Our brains have multiple mirror neuron systems that are active not only during our own actions and emotions, but also when we are observing similar actions, emotions, or intentions in others.
Quoting V.S. Ramachandran : "Researchers at UCLA found that cells in the human anterior cingulate, which normally fire when you poke the patient with a needle ("pain neurons"), will also fire when the patient watches another patient being poked. The mirror neurons, it would seem, dissolve the barrier between self and others.  I call them "empathy neurons" or "Dalai Llama neurons". (I wonder how the mirror neurons of a masochist or sadist would respond to another person being poked.) Dissolving the "self vs. other" barrier is the basis of many ethical systems, especially eastern philosophical and mystical traditions. This research implies that mirror neurons can be used to provide rational rather than religious grounds for ethics (although we must be careful not to commit the is/ought fallacy)."
See: Grasping the Intentions of Others with One's Own Mirror Neuron System
Marco Iacoboni et al. 2005.
Quoting from the Jan 10, 2006 NYTimes article "Cells that Read Minds" by Sandra Blakeslee , an interview with the discoverer of mirror cells:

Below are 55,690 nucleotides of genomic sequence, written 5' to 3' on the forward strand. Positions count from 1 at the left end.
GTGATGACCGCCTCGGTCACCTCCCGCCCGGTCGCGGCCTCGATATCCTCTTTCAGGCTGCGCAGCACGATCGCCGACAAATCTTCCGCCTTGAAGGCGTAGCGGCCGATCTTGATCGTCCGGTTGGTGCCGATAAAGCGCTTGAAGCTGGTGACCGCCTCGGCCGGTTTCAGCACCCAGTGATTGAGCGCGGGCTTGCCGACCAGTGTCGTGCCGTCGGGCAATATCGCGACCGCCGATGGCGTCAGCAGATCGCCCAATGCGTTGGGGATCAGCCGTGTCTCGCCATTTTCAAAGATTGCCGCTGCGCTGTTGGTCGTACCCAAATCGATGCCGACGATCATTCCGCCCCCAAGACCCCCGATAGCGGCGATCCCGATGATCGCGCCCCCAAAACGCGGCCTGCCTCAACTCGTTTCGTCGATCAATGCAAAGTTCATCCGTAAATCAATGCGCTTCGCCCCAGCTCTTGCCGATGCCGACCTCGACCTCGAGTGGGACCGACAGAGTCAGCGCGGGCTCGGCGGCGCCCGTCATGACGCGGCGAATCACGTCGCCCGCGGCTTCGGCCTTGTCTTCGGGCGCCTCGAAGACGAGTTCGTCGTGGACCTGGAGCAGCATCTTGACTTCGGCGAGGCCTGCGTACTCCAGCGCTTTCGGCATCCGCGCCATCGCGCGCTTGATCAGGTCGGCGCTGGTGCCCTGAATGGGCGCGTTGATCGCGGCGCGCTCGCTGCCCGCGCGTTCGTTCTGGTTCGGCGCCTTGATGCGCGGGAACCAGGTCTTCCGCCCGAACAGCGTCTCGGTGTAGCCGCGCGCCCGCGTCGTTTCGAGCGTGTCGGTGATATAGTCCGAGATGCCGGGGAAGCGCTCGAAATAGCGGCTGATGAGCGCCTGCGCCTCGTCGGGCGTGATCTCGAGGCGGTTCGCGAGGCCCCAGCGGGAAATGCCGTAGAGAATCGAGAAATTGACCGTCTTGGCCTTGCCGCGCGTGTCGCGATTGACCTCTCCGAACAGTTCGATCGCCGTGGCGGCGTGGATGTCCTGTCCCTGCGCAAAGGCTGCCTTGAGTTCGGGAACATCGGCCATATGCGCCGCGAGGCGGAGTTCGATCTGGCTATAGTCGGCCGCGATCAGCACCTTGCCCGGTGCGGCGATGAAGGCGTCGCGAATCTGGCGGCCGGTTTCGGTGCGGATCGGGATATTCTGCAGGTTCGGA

"We are exquisitely social creatures," Dr. Rizzolatti said. "Our survival depends on understanding the actions, intentions and emotions of others."
He continued, "Mirror neurons allow us to grasp the minds of others not through conceptual reasoning but through direct simulation. By feeling, not by thinking."
The discovery is shaking up numerous scientific disciplines, shifting the understanding of culture, empathy, philosophy, language, imitation, autism and psychotherapy.
Everyday experiences are also being viewed in a new light. Mirror neurons reveal how children learn, why people respond to certain types of sports, dance, music and art, why watching media violence may be harmful and why many men like pornography.